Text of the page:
Category : Speech Recognition

Publications Speech Processing Speech Recognition

Acoustic Feature Compensation using Vector Taylor Series

Environmental noise has a negative impact on the accuracy of speech and sound recognition systems. Background noise corrupts acoustic features of sound. Because automatic recognition models are usually trained on a database composed of “clean” signals (no background noise), the decoding is biased when the signal is corrupted by additive noise and channel distortion. To overcome this problem, several techniques are proposed in the literature. One solution is to denoise the speech signal to be decoded before it is processed by the ASR. In practice, this is done by applying noise reduction techniques based on Wiener Filter or Ephraim-Malah Filter. Another solution is to train the ASR system under a variety of environmental conditions. However, this solution requires a large memory capacity to store all the noisy signals. Another idea is to estimate the “noisy” acoustic model (HMM or Hidden Markov Models) from the “clean” acoustic model. Two common techniques using this approach are the Parallel Model Combination (PMC) [1] and Vector Taylor Series (VTS) compensation, which will be presented here.

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Information Retrieval Publications Speech Processing Speech Recognition

PNCC features for ASR robustness enhancement

The acoustic features traditionally used in Speech and Audio Processing are MFCC and PLP. However, one important thing in designing an acoustic signal fingerprint is to use a robust feature. Consequently, several techniques aim to enhance MFCC and PLP by using for example, mean and variance normalization, variance normalization or RASTA filtering and variance normalization in the particular case of PLP.  Here, we present a new type of acoustic feature which directly implements a noise reduction algorithm: Power Normalised Cepstral Coefficients (PNCC) introduced by Chanwoo Kim [1]. This feature is more robust against background noise than the traditional features PLP and MFCC.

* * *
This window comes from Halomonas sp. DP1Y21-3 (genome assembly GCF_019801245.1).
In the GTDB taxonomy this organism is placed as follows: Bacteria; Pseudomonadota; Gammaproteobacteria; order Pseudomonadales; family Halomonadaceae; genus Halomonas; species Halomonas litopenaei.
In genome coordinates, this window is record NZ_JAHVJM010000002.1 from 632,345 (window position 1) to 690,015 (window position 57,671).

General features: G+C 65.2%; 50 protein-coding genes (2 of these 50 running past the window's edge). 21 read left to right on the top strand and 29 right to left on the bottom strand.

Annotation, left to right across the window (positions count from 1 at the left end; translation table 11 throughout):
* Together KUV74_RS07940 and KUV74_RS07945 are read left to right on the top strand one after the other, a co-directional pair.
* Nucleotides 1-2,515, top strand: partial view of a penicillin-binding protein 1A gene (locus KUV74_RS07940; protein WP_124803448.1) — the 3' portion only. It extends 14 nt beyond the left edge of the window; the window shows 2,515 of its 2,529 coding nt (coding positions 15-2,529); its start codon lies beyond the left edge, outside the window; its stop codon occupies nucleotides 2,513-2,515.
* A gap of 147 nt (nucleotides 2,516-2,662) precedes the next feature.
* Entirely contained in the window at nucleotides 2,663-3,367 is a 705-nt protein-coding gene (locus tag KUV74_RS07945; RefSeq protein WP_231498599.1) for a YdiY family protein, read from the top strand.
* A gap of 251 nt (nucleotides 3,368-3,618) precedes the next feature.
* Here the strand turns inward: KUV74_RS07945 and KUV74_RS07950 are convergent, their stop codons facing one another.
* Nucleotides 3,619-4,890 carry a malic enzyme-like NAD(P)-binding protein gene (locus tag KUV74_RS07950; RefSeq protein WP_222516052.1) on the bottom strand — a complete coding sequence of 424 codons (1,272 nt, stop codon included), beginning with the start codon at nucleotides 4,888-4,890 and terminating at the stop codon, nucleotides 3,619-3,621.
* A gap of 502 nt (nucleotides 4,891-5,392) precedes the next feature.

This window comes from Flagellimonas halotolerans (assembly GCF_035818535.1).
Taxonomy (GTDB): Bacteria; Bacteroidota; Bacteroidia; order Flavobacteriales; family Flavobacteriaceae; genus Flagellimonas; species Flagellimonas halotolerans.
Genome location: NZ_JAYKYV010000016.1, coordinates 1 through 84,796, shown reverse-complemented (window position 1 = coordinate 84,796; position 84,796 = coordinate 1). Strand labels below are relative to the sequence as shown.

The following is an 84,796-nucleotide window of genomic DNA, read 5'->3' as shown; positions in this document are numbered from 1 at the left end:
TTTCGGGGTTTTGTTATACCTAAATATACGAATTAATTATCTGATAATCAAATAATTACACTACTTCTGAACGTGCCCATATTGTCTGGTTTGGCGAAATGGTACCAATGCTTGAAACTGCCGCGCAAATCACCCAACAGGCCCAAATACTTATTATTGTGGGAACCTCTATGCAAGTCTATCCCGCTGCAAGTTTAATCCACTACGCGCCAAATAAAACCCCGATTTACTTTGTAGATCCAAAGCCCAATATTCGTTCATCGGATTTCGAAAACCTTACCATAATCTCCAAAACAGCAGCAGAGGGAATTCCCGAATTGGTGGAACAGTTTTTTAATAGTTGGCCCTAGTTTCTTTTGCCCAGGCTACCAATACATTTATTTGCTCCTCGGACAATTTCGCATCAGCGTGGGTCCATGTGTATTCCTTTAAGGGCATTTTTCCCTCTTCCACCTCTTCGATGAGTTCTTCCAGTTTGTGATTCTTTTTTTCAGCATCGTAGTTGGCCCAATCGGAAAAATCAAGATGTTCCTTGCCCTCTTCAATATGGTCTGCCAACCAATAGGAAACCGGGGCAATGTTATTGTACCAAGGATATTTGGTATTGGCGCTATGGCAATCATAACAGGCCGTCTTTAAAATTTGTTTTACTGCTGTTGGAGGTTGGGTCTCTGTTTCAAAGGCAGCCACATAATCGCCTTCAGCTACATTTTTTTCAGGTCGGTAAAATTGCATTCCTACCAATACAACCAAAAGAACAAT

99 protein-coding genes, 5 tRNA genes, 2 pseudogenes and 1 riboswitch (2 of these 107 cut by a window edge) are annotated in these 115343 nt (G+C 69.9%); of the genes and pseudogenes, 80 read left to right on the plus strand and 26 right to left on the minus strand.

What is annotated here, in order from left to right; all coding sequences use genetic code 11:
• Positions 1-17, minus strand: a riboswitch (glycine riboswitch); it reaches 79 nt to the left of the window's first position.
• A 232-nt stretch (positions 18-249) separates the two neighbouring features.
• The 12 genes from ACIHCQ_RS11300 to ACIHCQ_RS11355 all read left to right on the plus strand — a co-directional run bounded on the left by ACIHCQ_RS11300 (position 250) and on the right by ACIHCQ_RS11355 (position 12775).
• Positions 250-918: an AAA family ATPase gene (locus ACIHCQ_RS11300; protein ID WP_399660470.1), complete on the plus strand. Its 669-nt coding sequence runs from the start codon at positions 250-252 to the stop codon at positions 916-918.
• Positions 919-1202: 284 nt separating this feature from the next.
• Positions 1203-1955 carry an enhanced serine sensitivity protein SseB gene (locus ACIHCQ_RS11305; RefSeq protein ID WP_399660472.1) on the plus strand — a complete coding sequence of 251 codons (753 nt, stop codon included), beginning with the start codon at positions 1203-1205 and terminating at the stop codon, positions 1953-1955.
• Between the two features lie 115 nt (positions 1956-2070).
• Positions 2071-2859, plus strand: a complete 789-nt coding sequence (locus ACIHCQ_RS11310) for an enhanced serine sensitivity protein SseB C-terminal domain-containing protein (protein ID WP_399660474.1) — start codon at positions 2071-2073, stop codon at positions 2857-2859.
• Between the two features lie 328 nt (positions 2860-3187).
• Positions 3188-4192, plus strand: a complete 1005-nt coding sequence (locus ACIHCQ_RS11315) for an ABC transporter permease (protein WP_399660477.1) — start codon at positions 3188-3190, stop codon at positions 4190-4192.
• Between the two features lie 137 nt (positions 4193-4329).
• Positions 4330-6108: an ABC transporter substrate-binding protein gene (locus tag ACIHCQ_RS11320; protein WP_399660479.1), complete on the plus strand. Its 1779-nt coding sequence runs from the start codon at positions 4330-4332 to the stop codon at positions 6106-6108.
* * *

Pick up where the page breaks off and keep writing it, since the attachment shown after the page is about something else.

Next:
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Publications Speech Processing Speech Recognition Video Analysis

Speaker normalization in ASR: Vocal Tract Length Normalization (VTLN)

In video content modeling, the ASR system used must be a speaker-independent one, since the speakers in the different videos are unknown. However, the accuracies of speaker-independent ASRs are less high than speaker-dependent ones due to speech variability from one speaker to another. Speech variability is due to some parameters such as pitch (fundamental frequency) and formant frequency. These parameters depend on the speaker. In speech production, while the vocal tract shape can affect the phonetic information and therefore have a great importance in speech recognition, the vocal tract length can be considered only as noise. This vocal length varies from 13 cm (women) to 18 cm (men). The formant center frequency, which depends on the vocal tract length, can vary considerably. Consequently, the acoustic features of the same speech pronounced by different speakers can vary significantly. To mitigate the problem of speech variability, two main solutions are used: speaker adaptation and speaker normalization. Here we present a technique based on the second solution: Frequency Warping based Vocal Tract Length Normalization (VTLN).

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Information Retrieval Machine Learning Publications Speech Processing Speech Recognition

HMM-based ASR

ASR is a system whose purpose is to convert speech into text. Several types of ASR have been designed by speech processing researchers, however those based on the HMM algorithm are the most accurate. Here, we will focus on the principle of HMM.

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Information Retrieval Machine Learning Publications Speech Recognition

Automatic Speech Recognition (ASR)

ASR aims to transcribe an unknown speech signal into text. This textual information can later be processed by a text mining system in order to spot essential keywords amongst the information provided by the input speech signal.

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Information Retrieval Publications Signal Processing Speech Processing Speech Recognition

Keyword Spotting

Keyword spotting (KWS) or Spoken Term Detection (SPT) is a subcategory of Automatic Speech Recognition (ASR). Contrarily to ASR whose objective is to transcribe a speech in its entirety, KWS must detect only a predefined set of words.

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